Date of Award
Master of Science
Predicting post-traumatic stress disorder (PTSD) following a traumatic event has been a focus of recent neuroimaging research in the hopes of identifying key biomarkers that contribute to the disorder’s development. One possibility relies on understanding the connectivity between intrinsic connectivity networks (ICNs), including the salience network (SN). Prior research has consistently identified hyperconnectivity among SN regions among those with chronic PTSD, and this study aimed to examine the role of SN connectivity over time on PTSD symptom development. To do so, this study recruited individuals presenting to the Emergency Department with traumatic injuries to complete two resting-state fMRI scans: one at two-weeks post-trauma (T1) and one at six-months post-trauma (T2). The current analyses used an intrinsic connectivity contrast (ICC) within a SN mask of salience-related regions to assess the connectivity of particular SN regions with the entirety of the network. There were no significant relationships between T2 connectivity and total PTSD symptom severity at T2, nor was there any significant findings for the relationship between T1 connectivity and total PTSD symptom severity at T2. While the change in total PTSD symptom severity scores did not significantly relate to changes in SN connectivity over time, a significant cluster within the dACC was found to be hyperconnected with the rest of the SN for the interaction between Time and Reexperiencing symptom severity score. This result remained significant when additional covariates were added to the model. Overall, this study highlights the importance of tracking changes in neurocircuitry from the acute trauma response to chronic PTSD, suggesting that chronic exposure to reexperiencing symptoms of PTSD leads to small changes in SN connectivity that slowly rewire ICN circuitry over time.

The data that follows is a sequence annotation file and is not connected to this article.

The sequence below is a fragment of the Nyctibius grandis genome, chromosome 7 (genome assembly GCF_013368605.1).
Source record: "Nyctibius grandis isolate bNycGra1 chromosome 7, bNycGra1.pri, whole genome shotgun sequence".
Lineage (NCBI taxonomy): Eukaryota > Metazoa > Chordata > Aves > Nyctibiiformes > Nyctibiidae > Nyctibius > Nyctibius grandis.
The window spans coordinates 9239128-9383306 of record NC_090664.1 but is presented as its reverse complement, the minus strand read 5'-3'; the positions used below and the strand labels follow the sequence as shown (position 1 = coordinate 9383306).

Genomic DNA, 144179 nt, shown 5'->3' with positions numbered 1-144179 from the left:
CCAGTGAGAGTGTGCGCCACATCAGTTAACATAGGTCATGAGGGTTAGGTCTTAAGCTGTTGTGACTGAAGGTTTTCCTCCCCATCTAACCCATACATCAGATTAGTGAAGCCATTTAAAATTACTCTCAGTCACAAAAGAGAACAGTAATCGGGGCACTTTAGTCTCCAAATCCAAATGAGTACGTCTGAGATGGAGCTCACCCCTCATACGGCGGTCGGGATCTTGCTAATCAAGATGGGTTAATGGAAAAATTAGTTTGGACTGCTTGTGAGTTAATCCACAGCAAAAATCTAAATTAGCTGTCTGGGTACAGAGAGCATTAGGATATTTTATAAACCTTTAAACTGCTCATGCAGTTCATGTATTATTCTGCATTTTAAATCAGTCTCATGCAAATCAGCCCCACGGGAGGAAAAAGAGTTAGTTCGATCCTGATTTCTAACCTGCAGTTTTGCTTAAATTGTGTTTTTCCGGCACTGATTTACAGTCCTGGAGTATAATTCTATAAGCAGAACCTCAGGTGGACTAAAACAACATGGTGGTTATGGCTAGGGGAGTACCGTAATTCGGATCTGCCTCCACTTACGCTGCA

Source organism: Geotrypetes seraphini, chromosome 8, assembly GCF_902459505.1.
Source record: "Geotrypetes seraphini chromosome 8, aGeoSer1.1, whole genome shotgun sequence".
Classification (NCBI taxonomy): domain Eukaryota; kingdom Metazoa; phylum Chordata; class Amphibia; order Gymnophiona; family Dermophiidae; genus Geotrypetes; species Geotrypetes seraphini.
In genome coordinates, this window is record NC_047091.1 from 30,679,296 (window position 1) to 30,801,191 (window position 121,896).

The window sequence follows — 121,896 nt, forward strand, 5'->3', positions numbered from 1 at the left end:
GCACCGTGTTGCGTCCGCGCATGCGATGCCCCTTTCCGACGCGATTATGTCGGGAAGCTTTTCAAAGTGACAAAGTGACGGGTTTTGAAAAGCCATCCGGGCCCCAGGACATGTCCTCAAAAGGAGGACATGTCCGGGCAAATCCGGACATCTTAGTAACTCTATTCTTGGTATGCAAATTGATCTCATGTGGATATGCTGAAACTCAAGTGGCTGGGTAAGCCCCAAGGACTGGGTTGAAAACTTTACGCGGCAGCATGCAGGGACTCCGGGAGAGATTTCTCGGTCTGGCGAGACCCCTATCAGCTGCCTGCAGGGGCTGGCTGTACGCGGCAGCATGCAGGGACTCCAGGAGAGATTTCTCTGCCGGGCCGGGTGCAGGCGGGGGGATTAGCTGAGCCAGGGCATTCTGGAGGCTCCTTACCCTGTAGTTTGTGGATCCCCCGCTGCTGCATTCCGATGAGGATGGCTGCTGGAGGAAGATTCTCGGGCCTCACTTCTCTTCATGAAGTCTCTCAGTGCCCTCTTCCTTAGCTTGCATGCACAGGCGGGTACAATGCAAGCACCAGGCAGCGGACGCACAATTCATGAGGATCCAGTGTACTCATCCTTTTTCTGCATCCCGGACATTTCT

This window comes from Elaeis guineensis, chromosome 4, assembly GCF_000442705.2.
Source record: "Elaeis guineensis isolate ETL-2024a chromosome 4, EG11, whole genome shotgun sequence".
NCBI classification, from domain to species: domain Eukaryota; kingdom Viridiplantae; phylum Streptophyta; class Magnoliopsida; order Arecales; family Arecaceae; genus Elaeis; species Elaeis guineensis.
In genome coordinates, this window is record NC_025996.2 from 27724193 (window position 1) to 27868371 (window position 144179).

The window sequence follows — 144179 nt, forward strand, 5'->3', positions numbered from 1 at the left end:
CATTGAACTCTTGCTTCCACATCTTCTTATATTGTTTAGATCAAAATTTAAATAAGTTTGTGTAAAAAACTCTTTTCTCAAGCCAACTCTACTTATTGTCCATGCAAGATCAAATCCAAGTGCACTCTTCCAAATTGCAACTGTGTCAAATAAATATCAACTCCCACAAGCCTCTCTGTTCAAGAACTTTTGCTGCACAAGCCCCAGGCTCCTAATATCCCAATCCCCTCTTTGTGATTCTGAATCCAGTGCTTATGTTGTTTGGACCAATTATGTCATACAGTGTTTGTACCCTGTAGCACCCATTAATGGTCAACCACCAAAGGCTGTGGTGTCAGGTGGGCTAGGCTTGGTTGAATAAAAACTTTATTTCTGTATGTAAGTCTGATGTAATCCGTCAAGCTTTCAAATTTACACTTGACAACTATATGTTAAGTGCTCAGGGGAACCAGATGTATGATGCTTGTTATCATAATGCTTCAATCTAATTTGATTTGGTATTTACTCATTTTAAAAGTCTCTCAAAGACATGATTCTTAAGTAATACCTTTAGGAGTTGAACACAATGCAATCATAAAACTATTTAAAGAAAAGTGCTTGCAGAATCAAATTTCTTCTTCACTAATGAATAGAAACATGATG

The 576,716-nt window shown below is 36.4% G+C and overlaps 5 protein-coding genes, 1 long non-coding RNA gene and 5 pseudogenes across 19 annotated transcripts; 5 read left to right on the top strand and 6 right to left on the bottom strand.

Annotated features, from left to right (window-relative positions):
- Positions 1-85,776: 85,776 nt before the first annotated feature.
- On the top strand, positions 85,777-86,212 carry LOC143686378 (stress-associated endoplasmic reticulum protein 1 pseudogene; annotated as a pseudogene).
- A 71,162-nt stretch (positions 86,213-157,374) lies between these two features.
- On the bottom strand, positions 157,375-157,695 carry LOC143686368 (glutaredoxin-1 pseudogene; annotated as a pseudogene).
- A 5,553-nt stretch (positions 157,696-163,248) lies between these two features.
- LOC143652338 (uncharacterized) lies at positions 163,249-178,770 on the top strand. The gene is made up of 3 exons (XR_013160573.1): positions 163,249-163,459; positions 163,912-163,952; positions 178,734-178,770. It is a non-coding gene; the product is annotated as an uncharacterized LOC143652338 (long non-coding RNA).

Sellnow, Kyrie, "Longitudinal Changes in Resting-State Functional Connectivity of the Salience Network Among Individuals At-Risk for PTSD Development" (2021). Theses and Dissertations. 2728.